A solar electric or photovoltaic (PV) system can reliably produce electricity for your home or office. These small or distributed solar systems are often installed by home or business owners to offset their electricity costs.
If you want to purchase a rooftop solar system for your home, federal tax credits, and other state, local, or utility incentives can offset some of the upfront cost. There are also several financing options available for homeowners, including energy-saving mortgages, home equity, Property Assessed Clean Energy Loans, and more traditional bank loans. A federal tax credit is available for solar energy systems. The credit is for 22% for tax year 2021. It expires December 31, 2021. Learn more and find state and local incentives. Leases and power purchase agreements (PPAs) are options for those who are unable to purchase a system, though these options are not eligible for tax breaks or other incentives.
If you think solar is not an option for you because you rent or do not have adequate sunshine at your location your home, have inadequate solar resources, or lack financing, you may still benefit from community solar, where the benefits of a solar project, likely from an off-site solar array, flow to multiple customers. And there numerous other ways that make solar easier, cheaper, and more accessible. Learn about the various ways you can go solar:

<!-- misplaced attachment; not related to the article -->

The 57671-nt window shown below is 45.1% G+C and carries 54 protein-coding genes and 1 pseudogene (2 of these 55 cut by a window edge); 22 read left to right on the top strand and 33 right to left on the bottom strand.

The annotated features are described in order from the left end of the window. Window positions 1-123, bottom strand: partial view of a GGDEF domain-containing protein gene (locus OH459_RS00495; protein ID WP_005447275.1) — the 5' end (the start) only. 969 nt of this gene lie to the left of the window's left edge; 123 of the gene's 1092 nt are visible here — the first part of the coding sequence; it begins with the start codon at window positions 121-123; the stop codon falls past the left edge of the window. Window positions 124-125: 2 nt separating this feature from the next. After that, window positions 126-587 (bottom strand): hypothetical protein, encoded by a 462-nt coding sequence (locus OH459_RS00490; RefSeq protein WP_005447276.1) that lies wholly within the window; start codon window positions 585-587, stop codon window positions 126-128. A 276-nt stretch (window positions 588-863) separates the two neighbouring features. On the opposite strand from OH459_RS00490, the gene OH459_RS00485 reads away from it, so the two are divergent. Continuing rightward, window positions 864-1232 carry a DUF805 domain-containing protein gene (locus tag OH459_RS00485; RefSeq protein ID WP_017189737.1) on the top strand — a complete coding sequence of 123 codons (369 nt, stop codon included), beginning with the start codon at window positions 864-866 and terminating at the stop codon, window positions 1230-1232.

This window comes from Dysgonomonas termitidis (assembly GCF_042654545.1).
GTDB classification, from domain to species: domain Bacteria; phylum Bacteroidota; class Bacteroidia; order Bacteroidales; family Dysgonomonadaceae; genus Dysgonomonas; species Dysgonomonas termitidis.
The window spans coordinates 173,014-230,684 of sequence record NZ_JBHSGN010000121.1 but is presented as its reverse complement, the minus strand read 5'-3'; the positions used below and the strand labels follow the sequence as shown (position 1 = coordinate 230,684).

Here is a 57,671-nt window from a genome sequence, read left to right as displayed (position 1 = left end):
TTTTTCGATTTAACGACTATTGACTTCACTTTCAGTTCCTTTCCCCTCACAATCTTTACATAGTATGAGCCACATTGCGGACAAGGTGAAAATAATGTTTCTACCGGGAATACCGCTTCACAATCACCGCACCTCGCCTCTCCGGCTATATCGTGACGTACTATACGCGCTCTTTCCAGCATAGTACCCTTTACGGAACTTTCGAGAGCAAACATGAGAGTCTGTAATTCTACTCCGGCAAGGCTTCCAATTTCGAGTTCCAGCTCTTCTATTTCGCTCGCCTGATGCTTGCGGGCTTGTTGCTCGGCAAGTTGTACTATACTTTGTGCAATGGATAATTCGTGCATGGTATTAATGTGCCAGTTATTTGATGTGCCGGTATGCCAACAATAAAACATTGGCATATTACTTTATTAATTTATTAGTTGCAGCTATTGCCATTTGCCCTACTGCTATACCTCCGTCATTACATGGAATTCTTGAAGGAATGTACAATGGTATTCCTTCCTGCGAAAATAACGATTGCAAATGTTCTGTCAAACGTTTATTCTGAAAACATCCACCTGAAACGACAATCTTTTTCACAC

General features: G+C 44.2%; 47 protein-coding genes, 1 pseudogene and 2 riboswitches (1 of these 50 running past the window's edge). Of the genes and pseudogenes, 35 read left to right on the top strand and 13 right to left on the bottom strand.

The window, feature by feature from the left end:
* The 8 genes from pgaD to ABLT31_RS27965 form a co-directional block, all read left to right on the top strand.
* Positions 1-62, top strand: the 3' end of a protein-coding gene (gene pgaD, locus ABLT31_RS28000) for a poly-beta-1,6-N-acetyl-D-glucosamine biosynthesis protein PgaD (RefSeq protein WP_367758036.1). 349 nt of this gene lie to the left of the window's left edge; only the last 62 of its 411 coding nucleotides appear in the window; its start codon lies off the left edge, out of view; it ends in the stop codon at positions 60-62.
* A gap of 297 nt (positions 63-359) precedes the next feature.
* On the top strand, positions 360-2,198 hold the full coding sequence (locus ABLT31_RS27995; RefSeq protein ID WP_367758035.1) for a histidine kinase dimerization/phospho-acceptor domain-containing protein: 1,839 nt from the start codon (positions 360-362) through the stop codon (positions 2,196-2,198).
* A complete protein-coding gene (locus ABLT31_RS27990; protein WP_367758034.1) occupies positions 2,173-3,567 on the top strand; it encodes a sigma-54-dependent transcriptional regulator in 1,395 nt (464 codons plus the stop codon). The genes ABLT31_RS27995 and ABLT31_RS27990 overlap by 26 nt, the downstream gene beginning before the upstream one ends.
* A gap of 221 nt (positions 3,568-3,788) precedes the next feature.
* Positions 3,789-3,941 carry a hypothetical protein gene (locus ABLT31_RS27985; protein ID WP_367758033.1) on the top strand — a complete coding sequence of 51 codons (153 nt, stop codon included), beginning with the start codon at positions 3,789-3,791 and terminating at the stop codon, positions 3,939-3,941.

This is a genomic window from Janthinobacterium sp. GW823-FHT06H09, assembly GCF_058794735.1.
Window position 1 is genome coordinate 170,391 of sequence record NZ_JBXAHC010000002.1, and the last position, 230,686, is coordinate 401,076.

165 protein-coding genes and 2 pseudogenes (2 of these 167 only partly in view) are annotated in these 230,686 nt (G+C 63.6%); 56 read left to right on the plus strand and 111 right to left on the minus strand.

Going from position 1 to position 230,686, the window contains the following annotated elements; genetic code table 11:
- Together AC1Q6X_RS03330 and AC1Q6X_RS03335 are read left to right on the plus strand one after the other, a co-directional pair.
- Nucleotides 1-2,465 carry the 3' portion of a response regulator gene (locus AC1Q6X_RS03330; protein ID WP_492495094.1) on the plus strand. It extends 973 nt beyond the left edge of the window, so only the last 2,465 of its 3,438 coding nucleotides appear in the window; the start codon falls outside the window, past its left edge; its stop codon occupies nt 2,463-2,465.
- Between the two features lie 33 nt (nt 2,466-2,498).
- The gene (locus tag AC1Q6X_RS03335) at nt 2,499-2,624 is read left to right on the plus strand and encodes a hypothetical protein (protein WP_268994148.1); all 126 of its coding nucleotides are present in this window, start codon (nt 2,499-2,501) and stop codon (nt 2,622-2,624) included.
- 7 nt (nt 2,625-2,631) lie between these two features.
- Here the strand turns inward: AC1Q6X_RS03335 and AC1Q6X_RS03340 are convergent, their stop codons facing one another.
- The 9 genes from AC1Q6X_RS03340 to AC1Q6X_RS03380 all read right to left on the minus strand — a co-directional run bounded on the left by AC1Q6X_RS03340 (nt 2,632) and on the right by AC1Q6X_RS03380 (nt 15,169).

- Planning a home solar electric system
- Benefits of residential solar
- Residential renewable energy tax credit
- Homeowners Guide to Going Solar
- Money Matters: How to Finance Your Rooftop Solar Energy System
- Homeowner’s Guide to the Federal Tax Credit for Solar Photovoltaics
- Database of State Incentives for Renewables & Efficiency
- Community Solar Basics
- National Community Solar Partnership
- Solar photovoltaic equipment and technology basics
- Solar and real estate
- Local electricity rates